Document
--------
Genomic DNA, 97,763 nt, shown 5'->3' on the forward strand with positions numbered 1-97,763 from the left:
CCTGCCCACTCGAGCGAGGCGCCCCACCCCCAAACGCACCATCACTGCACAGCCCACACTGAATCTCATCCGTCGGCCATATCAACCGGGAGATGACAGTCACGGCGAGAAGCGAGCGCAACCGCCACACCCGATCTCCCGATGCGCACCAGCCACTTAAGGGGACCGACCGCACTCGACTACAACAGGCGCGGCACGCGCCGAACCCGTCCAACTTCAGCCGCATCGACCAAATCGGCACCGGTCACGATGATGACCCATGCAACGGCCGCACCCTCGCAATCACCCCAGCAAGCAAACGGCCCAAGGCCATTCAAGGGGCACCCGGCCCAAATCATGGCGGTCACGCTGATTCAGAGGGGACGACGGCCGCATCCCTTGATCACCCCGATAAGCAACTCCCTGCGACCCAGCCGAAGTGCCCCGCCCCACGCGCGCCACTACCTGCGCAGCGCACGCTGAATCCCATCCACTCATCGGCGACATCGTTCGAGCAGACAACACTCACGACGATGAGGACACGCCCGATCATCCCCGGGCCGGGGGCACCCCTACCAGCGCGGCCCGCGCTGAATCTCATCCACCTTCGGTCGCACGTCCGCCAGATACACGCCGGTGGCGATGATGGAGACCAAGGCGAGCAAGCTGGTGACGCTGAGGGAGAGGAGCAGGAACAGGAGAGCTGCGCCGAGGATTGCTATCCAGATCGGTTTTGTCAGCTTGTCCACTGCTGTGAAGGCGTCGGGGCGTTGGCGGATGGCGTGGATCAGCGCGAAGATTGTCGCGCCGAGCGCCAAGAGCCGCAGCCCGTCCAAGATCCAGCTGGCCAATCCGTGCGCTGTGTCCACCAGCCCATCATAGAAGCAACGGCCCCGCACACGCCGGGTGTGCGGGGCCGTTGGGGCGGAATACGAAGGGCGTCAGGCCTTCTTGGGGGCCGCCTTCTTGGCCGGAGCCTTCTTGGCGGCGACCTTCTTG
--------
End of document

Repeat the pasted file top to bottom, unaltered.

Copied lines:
Genomic DNA, 97,763 nt, shown 5'->3' on the forward strand with positions numbered 1-97,763 from the left:
CCTGCCCACTCGAGCGAGGCGCCCCACCCCCAAACGCACCATCACTGCACAGCCCACACTGAATCTCATCCGTCGGCCATATCAACCGGGAGATGACAGTCACGGCGAGAAGCGAGCGCAACCGCCACACCCGATCTCCCGATGCGCACCAGCCACTTAAGGGGACCGACCGCACTCGACTACAACAGGCGCGGCACGCGCCGAACCCGTCCAACTTCAGCCGCATCGACCAAATCGGCACCGGTCACGATGATGACCCATGCAACGGCCGCACCCTCGCAATCACCCCAGCAAGCAAACGGCCCAAGGCCATTCAAGGGGCACCCGGCCCAAATCATGGCGGTCACGCTGATTCAGAGGGGACGACGGCCGCATCCCTTGATCACCCCGATAAGCAACTCCCTGCGACCCAGCCGAAGTGCCCCGCCCCACGCGCGCCACTACCTGCGCAGCGCACGCTGAATCCCATCCACTCATCGGCGACATCGTTCGAGCAGACAACACTCACGACGATGAGGACACGCCCGATCATCCCCGGGCCGGGGGCACCCCTACCAGCGCGGCCCGCGCTGAATCTCATCCACCTTCGGTCGCACGTCCGCCAGATACACGCCGGTGGCGATGATGGAGACCAAGGCGAGCAAGCTGGTGACGCTGAGGGAGAGGAGCAGGAACAGGAGAGCTGCGCCGAGGATTGCTATCCAGATCGGTTTTGTCAGCTTGTCCACTGCTGTGAAGGCGTCGGGGCGTTGGCGGATGGCGTGGATCAGCGCGAAGATTGTCGCGCCGAGCGCCAAGAGCCGCAGCCCGTCCAAGATCCAGCTGGCCAATCCGTGCGCTGTGTCCACCAGCCCATCATAGAAGCAACGGCCCCGCACACGCCGGGTGTGCGGGGCCGTTGGGGCGGAATACGAAGGGCGTCAGGCCTTCTTGGGGGCCGCCTTCTTGGCCGGAGCCTTCTTGGCGGCGACCTTCTTG